Dirt Devils and the Appearance of Evil

ddlogoSitting on a table in my bedroom is one of those ultra chic Dirt Devil Kones that was given to me as a gift after I had expressed my fondness for it at a department store. It is pretty cool, but it has an annoying light that stays on for as long as you have the vacuum plugged into its base. So I have to make sure it’s not connected. Oh, and I really don’t use it.

Anyway, a new believer recently asked me if it was evil for a Christian to own a Dirt Devil. His inquiry had nothing to do with the fact that I owned one – he has no idea. But he was very sincere. He wondered if owning such a brand was “marketing the devil.” 

I sympathize with that kind of sensitivity. I believe that all Christians are called to be careful to please God in every area of life. We are to abhor the evil and cling to the good. But there has to be a point in which our standards enter into the arena of ridiculous. I’d hate to live life with the Pharisaic attitude that everything is unclean and unworthy of my acceptance while I make sure that I tithe from my spice rack. Things ought to be considered, but should ever tying be so super-analyzed? I mean, if we begin to try to find every minutia of godlessness in every kind of product, we’d be forced to throw it all away.

I realize, though, that this isn’t just a problem with new believers. Seasoned Christians can oftentimes make rash decisions but they attempt to back them up scripturally. I want to make sure to say on the onset here that I’m not opposed at all to anybody’s personal standards for living. The problem comes when those standards are imposed on others and used as a basis for judgment. One of the most popular verses from the Bible to support a hyper-sensitive position on personal holiness is:

1 Thessalonians 5:22 Abstain from all appearance of evil.

The argument made from this verse is that we ought never do anything that appears as though it is evil. Does that mean the Bible says I can’t own a Dirt Devil vacuum cleaner?

Now I realize that not everyone who believes in that interpretation of I Thessalonian 5:22 necessarily goes so far as to say Christians can’t own Dirt Devils. Or eat deviled eggs. Or Devil Dogs. I’m sure those cases are few

devil_dogs_sm1and far between. But I am writing this from a bit of experience as well. Not only did I receive the question about the vacuum brand, but I recall a time in which one family refused to refer to devil’s food cake by its real name. I’ve also sat through many a sermon in which going to the movies and being alone with a member of the opposite gender were wrong because of the “appearance of evil” that each emitted.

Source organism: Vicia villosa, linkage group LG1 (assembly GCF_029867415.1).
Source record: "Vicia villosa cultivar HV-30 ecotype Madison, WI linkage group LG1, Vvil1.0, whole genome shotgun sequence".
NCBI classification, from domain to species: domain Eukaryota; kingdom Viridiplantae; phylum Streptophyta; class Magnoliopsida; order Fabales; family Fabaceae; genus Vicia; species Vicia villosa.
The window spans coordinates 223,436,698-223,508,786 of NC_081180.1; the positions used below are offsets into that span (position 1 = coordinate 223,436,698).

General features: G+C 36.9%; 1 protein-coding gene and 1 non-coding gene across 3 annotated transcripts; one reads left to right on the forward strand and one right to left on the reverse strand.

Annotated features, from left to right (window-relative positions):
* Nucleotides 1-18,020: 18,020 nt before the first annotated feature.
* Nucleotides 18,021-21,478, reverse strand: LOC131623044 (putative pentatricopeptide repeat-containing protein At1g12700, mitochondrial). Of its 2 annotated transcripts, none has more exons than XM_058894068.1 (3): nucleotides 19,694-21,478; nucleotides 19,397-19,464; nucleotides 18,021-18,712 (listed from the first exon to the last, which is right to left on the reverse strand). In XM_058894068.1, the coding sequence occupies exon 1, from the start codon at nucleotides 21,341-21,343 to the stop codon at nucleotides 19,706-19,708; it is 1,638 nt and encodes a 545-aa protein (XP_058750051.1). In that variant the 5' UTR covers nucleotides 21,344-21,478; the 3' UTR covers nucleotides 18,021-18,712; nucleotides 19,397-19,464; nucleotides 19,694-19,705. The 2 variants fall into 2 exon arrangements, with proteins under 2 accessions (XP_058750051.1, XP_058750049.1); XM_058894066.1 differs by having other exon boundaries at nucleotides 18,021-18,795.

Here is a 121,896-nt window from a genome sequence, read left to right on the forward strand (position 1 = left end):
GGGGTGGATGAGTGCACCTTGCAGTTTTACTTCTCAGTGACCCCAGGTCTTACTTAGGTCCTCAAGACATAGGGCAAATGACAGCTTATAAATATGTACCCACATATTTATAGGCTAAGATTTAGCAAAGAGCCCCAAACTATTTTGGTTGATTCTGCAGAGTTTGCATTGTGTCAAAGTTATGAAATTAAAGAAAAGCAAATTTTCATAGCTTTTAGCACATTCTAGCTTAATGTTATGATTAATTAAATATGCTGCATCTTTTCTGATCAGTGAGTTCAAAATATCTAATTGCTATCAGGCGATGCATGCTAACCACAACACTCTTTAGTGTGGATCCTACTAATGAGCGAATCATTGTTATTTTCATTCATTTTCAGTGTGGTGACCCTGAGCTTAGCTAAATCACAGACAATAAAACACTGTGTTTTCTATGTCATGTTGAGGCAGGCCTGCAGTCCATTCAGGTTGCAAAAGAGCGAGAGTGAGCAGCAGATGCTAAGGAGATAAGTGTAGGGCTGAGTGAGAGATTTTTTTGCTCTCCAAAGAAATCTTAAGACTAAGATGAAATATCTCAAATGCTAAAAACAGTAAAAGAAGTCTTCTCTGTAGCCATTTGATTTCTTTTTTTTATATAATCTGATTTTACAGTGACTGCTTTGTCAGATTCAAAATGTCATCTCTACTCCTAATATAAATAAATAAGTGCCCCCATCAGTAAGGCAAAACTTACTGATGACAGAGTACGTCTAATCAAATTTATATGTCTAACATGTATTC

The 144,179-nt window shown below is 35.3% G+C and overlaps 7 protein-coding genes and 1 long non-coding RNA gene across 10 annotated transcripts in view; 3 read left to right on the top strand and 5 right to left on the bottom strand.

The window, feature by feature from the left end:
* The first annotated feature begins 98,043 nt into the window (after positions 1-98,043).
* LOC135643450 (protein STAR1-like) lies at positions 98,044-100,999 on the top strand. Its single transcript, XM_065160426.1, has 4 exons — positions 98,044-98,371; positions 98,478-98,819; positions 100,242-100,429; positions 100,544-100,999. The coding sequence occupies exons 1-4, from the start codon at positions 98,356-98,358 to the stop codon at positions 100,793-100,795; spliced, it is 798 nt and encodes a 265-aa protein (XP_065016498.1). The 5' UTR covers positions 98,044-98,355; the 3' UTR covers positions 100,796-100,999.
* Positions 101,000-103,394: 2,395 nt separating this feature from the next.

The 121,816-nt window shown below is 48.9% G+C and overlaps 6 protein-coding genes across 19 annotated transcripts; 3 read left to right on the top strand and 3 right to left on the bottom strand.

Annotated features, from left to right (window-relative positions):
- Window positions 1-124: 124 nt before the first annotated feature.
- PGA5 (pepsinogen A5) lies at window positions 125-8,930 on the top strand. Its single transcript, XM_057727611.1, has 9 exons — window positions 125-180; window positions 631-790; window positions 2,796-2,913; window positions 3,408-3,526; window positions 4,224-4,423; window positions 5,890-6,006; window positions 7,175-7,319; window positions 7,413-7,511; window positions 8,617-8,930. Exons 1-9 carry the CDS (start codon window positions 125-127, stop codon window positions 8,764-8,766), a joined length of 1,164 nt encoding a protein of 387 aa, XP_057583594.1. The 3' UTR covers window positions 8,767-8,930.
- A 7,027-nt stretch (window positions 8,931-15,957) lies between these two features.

What? You’re not against Hollywood? And you think unmarried couples should spend time alone with no restriction?

No, hold on. Please keep reading.

In keeping with the title of the blog, I’m determined to return to a biblical basis for everything I do. I’ve stated before that one of the greatest epiphanies I’ve ever experienced was the exhortation to justify my beliefs and actions with the Bible. And the question here is, does the Bible teach that I should abstain from every single thing that might cause someone to think I’m doing evil?

The answer should lie in our interpretation of I Thessalonians 5:22. Most versions read something like:

I Thessalonians 5:22 Abstain from every form of evil. (ESV)

The KJV translation is not wrong. “Appearance” is a suitable translation for the Greek word eidos, which carries the idea of “form, shape, sight, fashion” (Vine’s). In this verse it is not used in semblance but reality. It has the sense of class or kind (Robertson). It means “visible form, outward show” (Milligan). So while appearance is a true English rendering of the Greek word, it must be noted that it is not the appearance of doing evil but the very appearance of evil itself. In other words, when evil appears, get away! The modern rendering of “form of evil” seems to communicate that more accurately.

I Thessalonians 5:22 does not teach us that I should avoid being seen as if I was doing something evil. It isn’t a matter of living my life in such fear as to what people think of me. It is not a proof text that looms over me if I attend a movie theater or video store, check out the magazine rack, or offer a female co-worker a ride home. I am not abstaining from those things because I think they will communicate evil.

The context of the passage leads us to believe that verse 22 has more to do with preaching. We’re told not to despise it, and then to prove all things, and then to abstain from the appearance of evil. So as I prove all things I hear by the word of God, I equally shun the things that are opposed to it. In any event, I Thessalonians 5:22 has nothing to do with my hardly-used Dirt Devil.

That being said, let’s finish with two things that need to be answered after all this. 151_deviled_eggs_p27

1. There is enough biblical reason to have high standards of holiness.

I Peter 1:15 But as he which hath called you is holy, so be ye holy in all manner of conversation;